After weeks of campaign that saw sharp exchange of barbs, slew of promises, and allegations of corruption and historic injustice, Telangana is now set to deliver its mandate on Sunday (December 3).
Telangana went to polls last month along with Rajasthan, Madhya Pradesh, Chhattisgarh, and Mizoram. The five assembly election results are expected to set the tone for the 2024 general elections, expected to be held in April-May 2024.
While K Chandrasekhar Rao of the Bharat Rashtra Samithi (BRS) looks forward to third straight term in Telangana, Congress appears confident of wresting the state from him. The Bharatiya Janata Party (BJP) also devoted considerable energies in the state but the contest remains between BRS and Congress as exit polls show the BJP barely crossing the double-digit mark.
Interestingly, KCR, as Rao is widely called, is contesting from two seats of Kamareddy and Gajwel. Here are the five seats to look out for.
Telangana Chief Minister K Chandrasekhar Rao is contesting from the Gajwel seat, which he has held since 2014.
While KCR's rule has largely been uncontested in the state for the past decade, that's not the case anymore as Congress appears to be giving a tough fight in the state. Most exit polls show the two parties either equally tied or show Congress to have a clear edge.
The fact that KCR, as Rao is widely called, is contesting from two seats is also seen as a sign that he is not that confident about his own prospects. In an article for The Wire, Vikram Mukka noted that even though KCR has held Gajwel for two terms, he has not focussed much on the constituency.
"In the last decade as Gajwel MLA, he has hardly ever addressed a party workers’ meeting in the constituency and has never taken it upon himself to appeal to voters to support his candidature. As an unchallenged leader in Telangana, his victory in Gajwel seemed fait accompli. However, doubts are being cast in political circles this time around on his perceived invincibility in Gajwel following the chief minister’s decision to contest another constituency, Kamareddy, in the upcoming Assembly elections," noted Mukka.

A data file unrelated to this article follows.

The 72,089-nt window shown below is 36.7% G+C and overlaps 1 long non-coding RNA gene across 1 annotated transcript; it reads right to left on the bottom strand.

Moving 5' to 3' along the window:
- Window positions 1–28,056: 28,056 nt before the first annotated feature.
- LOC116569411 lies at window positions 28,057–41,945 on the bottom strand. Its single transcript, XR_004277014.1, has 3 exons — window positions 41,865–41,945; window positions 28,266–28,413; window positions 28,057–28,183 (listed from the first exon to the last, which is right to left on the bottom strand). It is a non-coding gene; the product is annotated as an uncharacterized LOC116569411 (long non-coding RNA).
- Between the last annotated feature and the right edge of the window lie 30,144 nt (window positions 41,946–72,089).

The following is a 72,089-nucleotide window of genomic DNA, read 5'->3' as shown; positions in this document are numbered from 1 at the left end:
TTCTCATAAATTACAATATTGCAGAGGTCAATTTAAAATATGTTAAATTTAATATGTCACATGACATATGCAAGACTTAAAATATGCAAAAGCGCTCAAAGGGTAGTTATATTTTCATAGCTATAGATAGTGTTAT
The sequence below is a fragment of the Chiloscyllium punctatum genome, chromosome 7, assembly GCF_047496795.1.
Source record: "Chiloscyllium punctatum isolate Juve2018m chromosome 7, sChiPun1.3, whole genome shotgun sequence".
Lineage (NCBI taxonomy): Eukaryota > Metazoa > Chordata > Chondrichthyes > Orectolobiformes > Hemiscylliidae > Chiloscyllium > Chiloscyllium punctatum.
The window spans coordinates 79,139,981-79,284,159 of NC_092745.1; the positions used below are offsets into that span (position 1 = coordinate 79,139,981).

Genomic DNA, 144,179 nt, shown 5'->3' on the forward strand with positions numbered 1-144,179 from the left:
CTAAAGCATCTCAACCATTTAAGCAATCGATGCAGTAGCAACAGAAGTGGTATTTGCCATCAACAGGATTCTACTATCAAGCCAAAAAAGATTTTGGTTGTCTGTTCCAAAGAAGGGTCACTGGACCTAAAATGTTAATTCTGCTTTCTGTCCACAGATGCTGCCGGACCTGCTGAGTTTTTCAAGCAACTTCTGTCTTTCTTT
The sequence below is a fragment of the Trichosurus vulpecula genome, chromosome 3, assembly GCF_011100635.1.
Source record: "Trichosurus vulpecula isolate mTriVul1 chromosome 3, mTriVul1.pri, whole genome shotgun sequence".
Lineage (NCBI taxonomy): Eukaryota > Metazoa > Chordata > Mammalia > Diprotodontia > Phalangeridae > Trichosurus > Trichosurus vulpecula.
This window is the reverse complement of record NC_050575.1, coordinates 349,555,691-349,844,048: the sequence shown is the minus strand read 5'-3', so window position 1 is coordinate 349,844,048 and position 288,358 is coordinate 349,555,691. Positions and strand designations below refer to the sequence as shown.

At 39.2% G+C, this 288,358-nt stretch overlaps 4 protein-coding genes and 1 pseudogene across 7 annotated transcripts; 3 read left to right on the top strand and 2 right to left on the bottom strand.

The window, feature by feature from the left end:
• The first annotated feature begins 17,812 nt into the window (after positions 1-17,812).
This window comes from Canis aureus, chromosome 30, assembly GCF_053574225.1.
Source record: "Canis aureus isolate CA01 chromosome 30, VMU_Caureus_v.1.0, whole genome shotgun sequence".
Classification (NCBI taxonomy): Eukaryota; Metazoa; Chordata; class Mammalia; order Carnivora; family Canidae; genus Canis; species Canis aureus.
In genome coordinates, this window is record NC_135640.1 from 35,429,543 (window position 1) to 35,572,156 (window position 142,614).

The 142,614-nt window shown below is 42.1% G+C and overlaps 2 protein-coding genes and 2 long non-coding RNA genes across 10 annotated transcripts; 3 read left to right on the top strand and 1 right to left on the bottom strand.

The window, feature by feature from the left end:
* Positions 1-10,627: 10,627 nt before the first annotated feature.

In Gajwel, KCR faces Vanteru Pratap Reddy of Congress as his principal opponent, whom he has defeated previously in 2014.
Kamareddy is the second seat from where KCR is contesting the Telangana assembly elections.
KCR is contesting in place of Gampa Govardhan of BRS, who has been an MLA since 1994. He faces K Venkata Ramana Reddy of the BJP and state party chief A Revanth Reddy of the Congress party.
While BRS has had a winning streak in Kamareddy, Mukka noted in his article in The Wire that the Congress party has narrowed the margins over successive elections and has put up a strong contest this time.
Kalvakuntla Taraka Rama Rao of BRS is contesting from the Sircilla assembly seat. He is KCR's son and holds IT, industries, and municipal administration portfolios in the KCR ministry.
KTR has represented the seat in 2009, 2014, and 2018 elections and also in a byelection in 2010.
KTR faces Rani Rudrama Reddy from the BJP and Kondam Karuna Mahender Reddy of the Congress party this time in Sircilla.
The Chandrayangutta assembly constituency is key as the sitting MLA here is Akbaruddin Owaisi, brother of All India Majlis-e-Ittehadul Muslimeen (AIMIM) chief Asaduddin Owaisi. It is part of Hyderabad district.
Akbaruddin has represented the Chandrayangutta seat since 2009. It is one of the seven legislative segments forming the Hyderabad Lok Sabha seat, which is held by Asaduddin.
The Goshamahal assembly seat in Hyderabad is key as controversial BJP leader T Raja Singh is contesting from the seat.
Singh was suspended from his own party over comments on Prophet Muhammed but the suspension was revoked in the run-up to elections and he was given the ticket from the seat. He is the sitting MLA since 2014.
The AIMIM, which Singh has frequently targeted, is not contesting the seat. Singh faces Telangana Mahila Congress chief Mogili Sunitha and Nanda Kishore Vyas of BRS. Observers have seen AIMIM's abstention from the seat as part of a plan to prevent the division of non-BJP votes.